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Only a bigoted mind could read a white flag as a sign of hate

To The Daily Sun,

Regarding a letter in your paper of March 11, page 7, "... Black lives matter" by Steve Earle: I could shed some color to the very black-and-white image Mr. Earle chooses to paint. If it is not safe for me to send my 15-year-old son to the market because the police may find reason to shoot, strangle or bounce to death in a van his young, unarmed self; don't even talk to me about the victim's anger.

Black lives matter is a fairly benign reaction to a documented pattern of "open season on young unarmed blacks" by police. Ironically, you mention the Panther Party which originated for precisely the same reason, to defend against mistreatment of the black community by the Oakland police. Same stuff ... different millennium?

For those comfortably situated in white rural America, safe from the worries of having to share your world with an oppressed class of multicolored people ... make whatever judgments, hate spewings, you need to salve your conscience, but understand oppressed people will scream "ouch" sometimes.

Only a very bigoted mind could transform a movement waiving a white flag saying "hey....we matter" when our children are being recklessly killed, into a ravenous, hate spewing, bunch of hooligans who have no point? This coming from a white man living in a state where if you wanted to find some "negroes" you'd have to dig for them?

All lives matter. It is just in America, we people of color must remind our pale brethren that we, too, are included in "all."

Ted Hill

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LHS offers so much after school; something should fit your son

To The Daily Sun,

To Liz West:

Regarding your recent letter about your "19-year old with challenges," I read with considerable interest.

You state that there is little for your son to do after, "The bell rings at Laconia High School; students head home." Why, when the school has so much to offer after classes end?" You stated, "We want our children to have a place where they are safe, where they can get help with their homework ... a place where they can share ideas, learn to come together and have others show them life skills or for adults to come and share some of their talents with them."

You say that perhaps the community and/or businesses could "develop something" for them to do. You go on to say that perhaps movies, a place to play pool, music, etc. could be offered and that these young people "have not a lot of choices outside of school." (There's more, but I won't quote it all here.)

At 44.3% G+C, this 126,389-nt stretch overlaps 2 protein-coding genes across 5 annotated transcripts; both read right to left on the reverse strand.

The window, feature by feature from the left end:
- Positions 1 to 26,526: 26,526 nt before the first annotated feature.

The high school offers so many interesting and wonderful after-school choices (incorporating your concerns) that your complaints should be satisfied.

Having taught at LHS for almost 20 years, the last I knew, the school did an outstanding job of offering a comprehensive array of after-school programs/activities to students on all levels and with a variety of interests. From a number of clubs to several athletic/sports teams in addition to band and chorus and many youth groups, all these terrific choices provide numerous opportunities to cultivate individual talents, social skills, and to assuage boredom at little to no cost at all except to the taxpayer.

The staff, advisers, and coaches all love children, love what they do, and put enormous effort into making student experiences meaningful and enjoyable. The youth groups offered are particularly focused on the life skills and coping skills that you mention and a place to go where young men and women can "have fun and just be themselves" as your wishes point out.

With so many choices, isn't there something the school offers that would satisfy the needs of your son — and you?

I managed an after-school youth group for students of all abilities during my years at LHS that offered all the things you wish your son could be involved in and even included some weekends and school vacations if students elected to participate. We traveled to a number of states and to Canada for activities.

I can assure you that everything the school has to offer is a much safer and much better choice than hanging around a pool hall.

Barbara L. Garneau, Retired

Marketing Education

DECA Youth Group Adviser

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